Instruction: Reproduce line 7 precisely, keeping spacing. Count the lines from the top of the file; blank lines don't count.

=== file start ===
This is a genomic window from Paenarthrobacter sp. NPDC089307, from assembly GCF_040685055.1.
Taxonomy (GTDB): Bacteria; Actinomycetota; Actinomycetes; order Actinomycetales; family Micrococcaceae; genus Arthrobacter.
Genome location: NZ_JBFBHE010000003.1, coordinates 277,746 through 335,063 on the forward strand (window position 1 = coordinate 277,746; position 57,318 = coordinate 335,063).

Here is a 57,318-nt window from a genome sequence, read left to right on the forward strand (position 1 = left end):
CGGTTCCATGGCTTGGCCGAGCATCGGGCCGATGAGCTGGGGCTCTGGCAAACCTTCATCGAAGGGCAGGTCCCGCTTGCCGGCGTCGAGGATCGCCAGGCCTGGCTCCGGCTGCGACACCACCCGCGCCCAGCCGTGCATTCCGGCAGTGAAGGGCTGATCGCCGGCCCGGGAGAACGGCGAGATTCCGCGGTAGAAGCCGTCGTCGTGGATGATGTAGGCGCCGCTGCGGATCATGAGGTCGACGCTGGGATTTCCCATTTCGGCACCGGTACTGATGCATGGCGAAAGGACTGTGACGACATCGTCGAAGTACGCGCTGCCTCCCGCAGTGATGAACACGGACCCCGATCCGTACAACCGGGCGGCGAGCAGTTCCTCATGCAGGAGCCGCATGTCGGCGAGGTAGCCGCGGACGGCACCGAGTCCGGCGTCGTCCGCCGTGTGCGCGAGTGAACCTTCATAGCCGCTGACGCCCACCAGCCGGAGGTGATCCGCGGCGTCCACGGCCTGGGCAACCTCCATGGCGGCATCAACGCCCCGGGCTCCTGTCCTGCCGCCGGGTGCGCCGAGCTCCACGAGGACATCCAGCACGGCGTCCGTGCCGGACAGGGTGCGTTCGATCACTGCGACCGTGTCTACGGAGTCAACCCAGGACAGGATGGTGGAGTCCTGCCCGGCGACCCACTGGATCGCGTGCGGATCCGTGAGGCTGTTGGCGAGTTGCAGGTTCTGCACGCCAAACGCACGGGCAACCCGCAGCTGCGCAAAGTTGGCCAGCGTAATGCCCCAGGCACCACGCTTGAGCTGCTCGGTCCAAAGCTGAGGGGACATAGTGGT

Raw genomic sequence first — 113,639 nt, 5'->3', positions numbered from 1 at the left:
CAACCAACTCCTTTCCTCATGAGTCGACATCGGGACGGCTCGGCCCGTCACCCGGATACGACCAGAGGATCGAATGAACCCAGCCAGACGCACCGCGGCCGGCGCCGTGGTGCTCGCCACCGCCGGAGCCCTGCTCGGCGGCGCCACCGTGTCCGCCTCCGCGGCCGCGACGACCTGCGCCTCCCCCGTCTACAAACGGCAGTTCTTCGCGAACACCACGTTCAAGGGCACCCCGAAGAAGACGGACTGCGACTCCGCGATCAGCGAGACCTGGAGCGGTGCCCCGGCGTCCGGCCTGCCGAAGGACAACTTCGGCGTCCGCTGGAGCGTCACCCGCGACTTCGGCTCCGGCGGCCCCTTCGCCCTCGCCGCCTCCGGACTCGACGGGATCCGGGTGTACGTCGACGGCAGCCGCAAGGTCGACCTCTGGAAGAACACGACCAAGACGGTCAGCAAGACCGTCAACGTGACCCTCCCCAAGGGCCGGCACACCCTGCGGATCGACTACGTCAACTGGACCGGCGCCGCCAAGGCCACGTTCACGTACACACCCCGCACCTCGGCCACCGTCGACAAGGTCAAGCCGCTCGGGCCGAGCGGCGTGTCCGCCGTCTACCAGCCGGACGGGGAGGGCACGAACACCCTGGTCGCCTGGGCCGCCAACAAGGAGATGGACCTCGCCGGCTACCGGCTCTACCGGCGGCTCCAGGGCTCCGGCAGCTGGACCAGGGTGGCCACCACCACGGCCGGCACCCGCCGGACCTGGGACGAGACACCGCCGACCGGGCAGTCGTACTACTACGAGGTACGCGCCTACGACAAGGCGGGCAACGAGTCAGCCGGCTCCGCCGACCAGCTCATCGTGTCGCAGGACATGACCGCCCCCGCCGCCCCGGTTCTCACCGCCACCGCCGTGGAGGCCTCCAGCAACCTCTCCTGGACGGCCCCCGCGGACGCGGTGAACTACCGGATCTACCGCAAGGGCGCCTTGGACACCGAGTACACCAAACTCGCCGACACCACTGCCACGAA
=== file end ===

CAACCAACTCCTTTCCTCATGAGTCGACATCGGGACGGCTCGGCCCGTCACCCGGATACGACCAGAGGATCGAATGAACCCAGCCAGACGCACCGCGGCCGGCGCCGTGGTGCTCGCCACCGCCGGAGCCCTGCTCGGCGGCGCCACCGTGTCCGCCTCCGCGGCCGCGACGACCTGCGCCTCCCCCGTCTACAAACGGCAGTTCTTCGCGAACACCACGTTCAAGGGCACCCCGAAGAAGACGGACTGCGACTCCGCGATCAGCGAGACCTGGAGCGGTGCCCCGGCGTCCGGCCTGCCGAAGGACAACTTCGGCGTCCGCTGGAGCGTCACCCGCGACTTCGGCTCCGGCGGCCCCTTCGCCCTCGCCGCCTCCGGACTCGACGGGATCCGGGTGTACGTCGACGGCAGCCGCAAGGTCGACCTCTGGAAGAACACGACCAAGACGGTCAGCAAGACCGTCAACGTGACCCTCCCCAAGGGCCGGCACACCCTGCGGATCGACTACGTCAACTGGACCGGCGCCGCCAAGGCCACGTTCACGTACACACCCCGCACCTCGGCCACCGTCGACAAGGTCAAGCCGCTCGGGCCGAGCGGCGTGTCCGCCGTCTACCAGCCGGACGGGGAGGGCACGAACACCCTGGTCGCCTGGGCCGCCAACAAGGAGATGGACCTCGCCGGCTACCGGCTCTACCGGCGGCTCCAGGGCTCCGGCAGCTGGACCAGGGTGGCCACCACCACGGCCGGCACCCGCCGGACCTGGGACGAGACACCGCCGACCGGGCAGTCGTACTACTACGAGGTACGCGCCTACGACAAGGCGGGCAACGAGTCAGCCGGCTCCGCCGACCAGCTCATCGTGTCGCAGGACATGACCGCCCCCGCCGCCCCGGTTCTCACCGCCACCGCCGTGGAGGCCTCCAGCAACCTCTCCTGGACGGCCCCCGCGGACGCGGTGAACTACCGGATCTACCGCAAGGGCGCCTTGGACACCGAGTACACCAAACTCGCCGACACCACTGCCACGAA